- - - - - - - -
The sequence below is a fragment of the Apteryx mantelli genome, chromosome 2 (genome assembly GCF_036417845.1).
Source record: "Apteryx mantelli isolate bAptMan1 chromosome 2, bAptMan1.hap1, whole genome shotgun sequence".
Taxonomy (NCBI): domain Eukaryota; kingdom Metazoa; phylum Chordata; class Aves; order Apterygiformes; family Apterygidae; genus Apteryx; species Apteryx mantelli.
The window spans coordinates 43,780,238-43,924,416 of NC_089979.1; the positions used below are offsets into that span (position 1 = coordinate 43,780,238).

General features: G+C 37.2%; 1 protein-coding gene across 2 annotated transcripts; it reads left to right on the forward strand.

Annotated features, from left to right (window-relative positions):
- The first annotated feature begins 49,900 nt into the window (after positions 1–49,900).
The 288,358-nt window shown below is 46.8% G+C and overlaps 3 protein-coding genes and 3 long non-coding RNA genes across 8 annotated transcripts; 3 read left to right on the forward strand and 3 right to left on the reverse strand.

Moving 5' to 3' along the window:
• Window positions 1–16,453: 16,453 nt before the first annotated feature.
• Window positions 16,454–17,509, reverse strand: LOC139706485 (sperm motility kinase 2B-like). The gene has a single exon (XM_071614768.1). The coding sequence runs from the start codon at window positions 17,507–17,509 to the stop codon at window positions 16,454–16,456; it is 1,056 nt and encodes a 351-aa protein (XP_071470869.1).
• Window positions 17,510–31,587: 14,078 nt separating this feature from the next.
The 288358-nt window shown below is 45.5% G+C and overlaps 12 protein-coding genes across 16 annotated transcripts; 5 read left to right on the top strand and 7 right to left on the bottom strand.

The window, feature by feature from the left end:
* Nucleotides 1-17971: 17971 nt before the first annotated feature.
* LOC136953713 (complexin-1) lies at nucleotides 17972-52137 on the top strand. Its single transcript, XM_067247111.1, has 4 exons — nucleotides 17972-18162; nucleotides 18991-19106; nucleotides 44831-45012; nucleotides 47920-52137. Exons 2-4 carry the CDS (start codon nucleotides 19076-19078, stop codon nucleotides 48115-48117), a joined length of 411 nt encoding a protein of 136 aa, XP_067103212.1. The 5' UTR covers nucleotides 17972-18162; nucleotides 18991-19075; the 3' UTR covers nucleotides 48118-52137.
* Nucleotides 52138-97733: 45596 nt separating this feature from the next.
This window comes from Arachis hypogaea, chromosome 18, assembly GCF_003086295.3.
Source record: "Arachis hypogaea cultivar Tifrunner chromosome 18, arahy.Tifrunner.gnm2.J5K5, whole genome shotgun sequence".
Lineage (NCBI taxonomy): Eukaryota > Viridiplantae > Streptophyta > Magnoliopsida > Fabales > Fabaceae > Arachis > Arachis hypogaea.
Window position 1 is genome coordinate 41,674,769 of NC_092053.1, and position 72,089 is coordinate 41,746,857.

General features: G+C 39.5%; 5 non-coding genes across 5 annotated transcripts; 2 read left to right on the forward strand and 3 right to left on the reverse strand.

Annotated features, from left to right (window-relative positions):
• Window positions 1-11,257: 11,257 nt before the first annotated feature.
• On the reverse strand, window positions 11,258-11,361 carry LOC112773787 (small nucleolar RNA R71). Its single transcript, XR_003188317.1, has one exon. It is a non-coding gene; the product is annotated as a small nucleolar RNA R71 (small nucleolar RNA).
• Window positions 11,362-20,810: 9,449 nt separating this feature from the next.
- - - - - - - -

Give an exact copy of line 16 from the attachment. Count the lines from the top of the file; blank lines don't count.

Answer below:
* LOC136953713 (complexin-1) lies at nucleotides 17972-52137 on the top strand. Its single transcript, XM_067247111.1, has 4 exons — nucleotides 17972-18162; nucleotides 18991-19106; nucleotides 44831-45012; nucleotides 47920-52137. Exons 2-4 carry the CDS (start codon nucleotides 19076-19078, stop codon nucleotides 48115-48117), a joined length of 411 nt encoding a protein of 136 aa, XP_067103212.1. The 5' UTR covers nucleotides 17972-18162; nucleotides 18991-19075; the 3' UTR covers nucleotides 48118-52137.